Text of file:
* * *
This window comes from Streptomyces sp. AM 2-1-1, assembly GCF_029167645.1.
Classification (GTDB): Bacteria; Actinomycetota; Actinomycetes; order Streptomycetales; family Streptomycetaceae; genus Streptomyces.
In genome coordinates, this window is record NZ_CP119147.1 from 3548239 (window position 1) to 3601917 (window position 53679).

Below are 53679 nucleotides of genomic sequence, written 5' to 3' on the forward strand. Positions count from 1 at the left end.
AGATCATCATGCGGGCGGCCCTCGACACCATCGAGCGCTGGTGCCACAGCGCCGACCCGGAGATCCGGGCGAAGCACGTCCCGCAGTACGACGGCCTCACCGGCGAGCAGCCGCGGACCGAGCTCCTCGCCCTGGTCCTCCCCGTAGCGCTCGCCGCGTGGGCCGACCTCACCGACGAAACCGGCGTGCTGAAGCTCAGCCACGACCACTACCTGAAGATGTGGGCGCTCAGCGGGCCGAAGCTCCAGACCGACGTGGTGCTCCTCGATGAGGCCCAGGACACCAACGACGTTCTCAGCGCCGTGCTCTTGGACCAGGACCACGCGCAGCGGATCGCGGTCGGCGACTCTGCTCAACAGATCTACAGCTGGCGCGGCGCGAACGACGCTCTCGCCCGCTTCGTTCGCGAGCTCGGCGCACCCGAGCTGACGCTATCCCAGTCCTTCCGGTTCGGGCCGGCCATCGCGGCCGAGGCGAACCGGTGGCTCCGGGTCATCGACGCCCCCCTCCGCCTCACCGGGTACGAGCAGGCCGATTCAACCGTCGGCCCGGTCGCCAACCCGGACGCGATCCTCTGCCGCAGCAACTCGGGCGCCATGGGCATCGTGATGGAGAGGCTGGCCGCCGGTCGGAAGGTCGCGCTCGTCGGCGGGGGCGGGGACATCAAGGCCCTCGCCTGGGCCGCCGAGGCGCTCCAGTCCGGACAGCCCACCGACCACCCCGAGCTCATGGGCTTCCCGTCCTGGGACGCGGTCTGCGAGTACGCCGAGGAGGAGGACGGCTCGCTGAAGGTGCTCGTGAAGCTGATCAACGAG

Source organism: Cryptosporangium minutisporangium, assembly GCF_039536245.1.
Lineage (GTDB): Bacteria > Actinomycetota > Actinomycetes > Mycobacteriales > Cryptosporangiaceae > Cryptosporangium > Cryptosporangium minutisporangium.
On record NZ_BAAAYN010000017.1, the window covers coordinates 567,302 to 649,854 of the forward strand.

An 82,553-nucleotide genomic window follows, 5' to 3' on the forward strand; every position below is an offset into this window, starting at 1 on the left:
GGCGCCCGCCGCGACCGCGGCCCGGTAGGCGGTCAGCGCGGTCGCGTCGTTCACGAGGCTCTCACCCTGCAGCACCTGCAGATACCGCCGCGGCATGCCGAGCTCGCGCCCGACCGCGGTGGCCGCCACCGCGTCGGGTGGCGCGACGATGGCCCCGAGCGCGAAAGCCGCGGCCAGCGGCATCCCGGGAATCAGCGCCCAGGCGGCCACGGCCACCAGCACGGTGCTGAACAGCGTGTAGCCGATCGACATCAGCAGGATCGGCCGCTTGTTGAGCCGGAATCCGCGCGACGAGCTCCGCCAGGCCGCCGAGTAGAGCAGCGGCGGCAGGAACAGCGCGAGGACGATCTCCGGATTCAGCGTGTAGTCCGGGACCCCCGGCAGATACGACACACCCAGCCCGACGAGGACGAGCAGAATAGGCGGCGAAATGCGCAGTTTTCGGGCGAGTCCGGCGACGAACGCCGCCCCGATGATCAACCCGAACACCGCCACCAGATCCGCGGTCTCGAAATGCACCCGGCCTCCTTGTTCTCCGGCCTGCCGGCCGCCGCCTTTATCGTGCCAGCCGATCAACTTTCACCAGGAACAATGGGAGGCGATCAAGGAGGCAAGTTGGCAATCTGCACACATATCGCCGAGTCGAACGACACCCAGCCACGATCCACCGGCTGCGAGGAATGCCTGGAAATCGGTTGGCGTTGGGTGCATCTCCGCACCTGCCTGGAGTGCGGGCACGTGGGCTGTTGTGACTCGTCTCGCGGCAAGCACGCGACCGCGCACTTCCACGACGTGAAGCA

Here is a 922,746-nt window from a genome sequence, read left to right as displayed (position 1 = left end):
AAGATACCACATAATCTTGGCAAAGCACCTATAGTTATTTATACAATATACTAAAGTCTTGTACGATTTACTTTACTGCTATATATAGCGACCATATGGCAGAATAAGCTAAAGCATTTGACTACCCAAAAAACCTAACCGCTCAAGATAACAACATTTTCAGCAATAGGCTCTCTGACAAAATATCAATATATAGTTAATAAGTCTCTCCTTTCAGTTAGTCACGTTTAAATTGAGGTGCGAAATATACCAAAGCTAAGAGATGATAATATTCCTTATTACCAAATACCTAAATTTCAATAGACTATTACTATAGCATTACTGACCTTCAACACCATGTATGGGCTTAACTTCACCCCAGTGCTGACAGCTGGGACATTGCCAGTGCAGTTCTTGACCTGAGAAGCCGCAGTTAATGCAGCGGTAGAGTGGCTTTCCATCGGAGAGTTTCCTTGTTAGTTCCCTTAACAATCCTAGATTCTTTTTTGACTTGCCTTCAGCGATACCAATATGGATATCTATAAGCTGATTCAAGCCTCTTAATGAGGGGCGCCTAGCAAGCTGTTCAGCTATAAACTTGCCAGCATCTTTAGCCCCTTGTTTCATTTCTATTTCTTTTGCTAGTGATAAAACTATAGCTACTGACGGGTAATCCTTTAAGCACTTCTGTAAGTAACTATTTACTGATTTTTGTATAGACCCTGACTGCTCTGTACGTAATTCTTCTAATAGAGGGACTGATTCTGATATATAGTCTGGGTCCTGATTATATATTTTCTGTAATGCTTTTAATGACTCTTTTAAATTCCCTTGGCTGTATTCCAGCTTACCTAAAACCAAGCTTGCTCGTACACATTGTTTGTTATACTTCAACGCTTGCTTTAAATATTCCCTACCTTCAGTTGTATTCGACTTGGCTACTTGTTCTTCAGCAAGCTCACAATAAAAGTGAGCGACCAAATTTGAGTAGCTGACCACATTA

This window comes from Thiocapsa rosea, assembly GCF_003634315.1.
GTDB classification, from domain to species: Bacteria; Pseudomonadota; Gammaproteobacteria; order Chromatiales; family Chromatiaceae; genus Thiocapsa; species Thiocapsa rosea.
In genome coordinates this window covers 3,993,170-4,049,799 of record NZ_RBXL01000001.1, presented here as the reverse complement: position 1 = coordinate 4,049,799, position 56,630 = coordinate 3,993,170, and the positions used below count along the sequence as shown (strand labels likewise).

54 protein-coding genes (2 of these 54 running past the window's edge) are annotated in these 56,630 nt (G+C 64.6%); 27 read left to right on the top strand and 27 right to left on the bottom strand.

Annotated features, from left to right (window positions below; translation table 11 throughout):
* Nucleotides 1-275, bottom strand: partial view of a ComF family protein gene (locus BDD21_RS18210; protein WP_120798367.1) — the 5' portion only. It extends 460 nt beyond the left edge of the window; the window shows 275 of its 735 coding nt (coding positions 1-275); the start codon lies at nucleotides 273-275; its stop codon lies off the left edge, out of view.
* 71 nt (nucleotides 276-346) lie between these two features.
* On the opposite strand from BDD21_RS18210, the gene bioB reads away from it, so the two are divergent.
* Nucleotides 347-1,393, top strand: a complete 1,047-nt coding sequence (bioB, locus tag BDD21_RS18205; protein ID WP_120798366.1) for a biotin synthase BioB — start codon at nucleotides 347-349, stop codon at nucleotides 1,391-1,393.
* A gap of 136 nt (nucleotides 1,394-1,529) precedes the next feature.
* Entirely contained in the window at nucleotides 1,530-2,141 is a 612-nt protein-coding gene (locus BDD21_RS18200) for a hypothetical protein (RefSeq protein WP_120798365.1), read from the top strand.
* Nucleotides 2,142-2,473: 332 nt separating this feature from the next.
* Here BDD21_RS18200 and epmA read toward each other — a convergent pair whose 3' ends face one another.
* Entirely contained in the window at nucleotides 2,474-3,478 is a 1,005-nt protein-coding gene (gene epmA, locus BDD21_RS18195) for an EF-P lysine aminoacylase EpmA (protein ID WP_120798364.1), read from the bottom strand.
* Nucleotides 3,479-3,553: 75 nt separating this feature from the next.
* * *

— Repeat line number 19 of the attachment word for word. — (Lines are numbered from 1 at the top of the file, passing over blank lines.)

* 71 nt (nucleotides 276-346) lie between these two features.